Thumbs up for pin-ups

The Star Malaysia - Star2 - - Time Kulture -

WITH roots dat­ing back to 17th cen­tury Eng­land, Gra­ham cer­tainly knows a thing or two about nos­tal­gic ap­peal. The watch­maker re­cently un­veiled the Chronofighter Vin­tage Nose Art Ltd watches.

These feature pin-up girls on the di­als. Glam­orous il­lus­tra­tions – in the style of those first ap­plied to mil­i­tary planes in the 1940s to bol­ster mil­i­tary morale – turn the de­signs into state­ments of hope and free­dom.

Each gor­geous vis­ual on the Gra­ham Chronofighter Vin­tage Nose Art Ltd fam­ily is said to tease and please. It also un­der­scores the An­glo-Swiss brand’s pas­sion­ate tale of avi­a­tion he­roes.

Four dif­fer­ent pin-up girls perch on the dial of each watch, as though sit­ting on a plane wing. Sally for ex­am­ple, is a beau­ti­ful blond dressed in pink with a black skirt and sits against a black dial.

While vi­brant red­head Anna also re­sides on a black dial and wears an army green en­sem­ble, Lilly and Nina are fea­tured on rich blue di­als and don dif­fer­ent at­tires. Each pin-up girl is made in a lim­ited edi­tion of 100 pieces.

Nose art on air­crafts was ini­tially use­ful as a way to iden­tify friendly craft. They ranged from pin-ups of Amer­i­can movie stars such as Rita Hay­worth or Betty Grable to car­toon char­ac­ters and faces or teeth of an­i­mals.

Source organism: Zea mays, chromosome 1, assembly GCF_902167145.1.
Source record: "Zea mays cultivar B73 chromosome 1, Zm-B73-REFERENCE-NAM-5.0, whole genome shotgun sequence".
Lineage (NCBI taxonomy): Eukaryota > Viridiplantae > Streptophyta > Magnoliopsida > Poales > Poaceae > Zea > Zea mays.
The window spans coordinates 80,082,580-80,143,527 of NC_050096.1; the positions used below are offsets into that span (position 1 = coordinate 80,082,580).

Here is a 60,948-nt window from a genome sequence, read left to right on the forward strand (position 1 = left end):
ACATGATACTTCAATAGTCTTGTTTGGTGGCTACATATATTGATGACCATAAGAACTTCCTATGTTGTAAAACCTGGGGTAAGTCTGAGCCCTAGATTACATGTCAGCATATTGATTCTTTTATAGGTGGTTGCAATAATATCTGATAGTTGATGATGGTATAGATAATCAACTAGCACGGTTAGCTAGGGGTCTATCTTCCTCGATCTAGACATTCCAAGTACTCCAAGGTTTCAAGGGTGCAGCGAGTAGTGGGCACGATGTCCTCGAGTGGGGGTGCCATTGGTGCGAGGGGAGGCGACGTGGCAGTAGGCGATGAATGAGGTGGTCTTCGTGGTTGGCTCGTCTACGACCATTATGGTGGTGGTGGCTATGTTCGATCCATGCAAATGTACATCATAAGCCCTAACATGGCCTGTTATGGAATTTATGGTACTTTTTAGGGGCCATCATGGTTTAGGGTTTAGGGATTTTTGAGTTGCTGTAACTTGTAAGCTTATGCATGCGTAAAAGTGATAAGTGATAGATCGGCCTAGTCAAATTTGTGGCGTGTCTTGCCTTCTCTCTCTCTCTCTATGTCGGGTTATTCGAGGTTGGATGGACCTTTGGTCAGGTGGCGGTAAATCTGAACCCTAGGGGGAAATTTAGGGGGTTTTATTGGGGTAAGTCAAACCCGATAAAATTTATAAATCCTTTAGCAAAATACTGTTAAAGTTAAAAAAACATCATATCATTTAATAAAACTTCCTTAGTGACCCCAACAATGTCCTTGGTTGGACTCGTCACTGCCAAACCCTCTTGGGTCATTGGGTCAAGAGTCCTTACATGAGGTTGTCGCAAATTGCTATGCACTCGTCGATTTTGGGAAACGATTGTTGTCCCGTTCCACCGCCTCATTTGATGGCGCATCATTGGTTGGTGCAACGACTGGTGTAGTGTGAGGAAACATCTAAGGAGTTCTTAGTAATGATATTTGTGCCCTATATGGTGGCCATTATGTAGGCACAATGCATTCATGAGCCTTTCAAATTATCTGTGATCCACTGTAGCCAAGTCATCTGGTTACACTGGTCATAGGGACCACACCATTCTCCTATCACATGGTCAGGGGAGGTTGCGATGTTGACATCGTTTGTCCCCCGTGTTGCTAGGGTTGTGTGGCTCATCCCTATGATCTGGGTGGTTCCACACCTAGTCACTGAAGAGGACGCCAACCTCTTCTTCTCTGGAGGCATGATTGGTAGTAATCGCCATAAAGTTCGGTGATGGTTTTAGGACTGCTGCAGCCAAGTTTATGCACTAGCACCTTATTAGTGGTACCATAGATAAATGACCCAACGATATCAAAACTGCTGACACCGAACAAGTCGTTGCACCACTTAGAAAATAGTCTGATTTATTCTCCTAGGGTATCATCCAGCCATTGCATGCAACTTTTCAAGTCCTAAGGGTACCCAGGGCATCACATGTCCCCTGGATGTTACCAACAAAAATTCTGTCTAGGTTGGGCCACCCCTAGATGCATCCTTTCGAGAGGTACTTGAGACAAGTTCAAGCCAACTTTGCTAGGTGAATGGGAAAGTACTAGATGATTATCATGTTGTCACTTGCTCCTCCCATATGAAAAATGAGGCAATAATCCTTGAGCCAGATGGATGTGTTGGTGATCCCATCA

Gra­ham’s Chronofighter Vin­tage Nose Art Ltd is equipped with the self-wind­ing G1747 move­ment pre­vi­ously seen on other Gra­ham mod­els. The fre­quency of the bal­ance is 4Hz (28,800 vi­bra­tions/hour) and the move­ment con­tains 25 jew­els.

The power re­serve is claimed to be suf­fi­cient in de­liv­er­ing 48 hours of au­ton­omy. Gra­ham has also worked to fur­ther en­hance the move­ment with a Cotes De Gen­eve mo­tif on the os­cil­lat­ing mass.

Ac­cord­ing to the brand, the Chronofighter is an iconic Gra­ham watch. The renowned lever of the eye-catch­ing and in­ven­tive model’s left side rep­re­sents the essence of the col­lec­tion.

De­vel­oped for mod­ern time’s men, the Chronofighter gen­er­ally fea­tures an au­to­matic move­ment and a clever com­bi­na­tion of ma­te­ri­als such as steel, ce­ramic, car­bon and fab­ric that can be used in the most ex­treme con­di­tions.

Gra­ham traces its ori­gins to Lon­don clock­maker Ge­orge Gra­ham (1673-1751) who is con­sid­ered as the father of mod­ern watch mak­ing. He in­vented the start and stop de­vice of the chrono­graph, the dead-beat and cylin­der es­cape­ments.

He also built the master clock for Green­wich Royal Ob­ser­va­tory, which timed the ma­jor­ity of the achieve­ments by the 18th cen­tury as­tronomers and sailors and lots of mea­sur­ing in­stru­ments for sci­en­tists.

The Chronofighter Vin­tage Nose Art Ltd cap­tures the glam­our of the 1960s with dif­fer­ent de­pic­tions of pin-up girls grac­ing the dial of each model.

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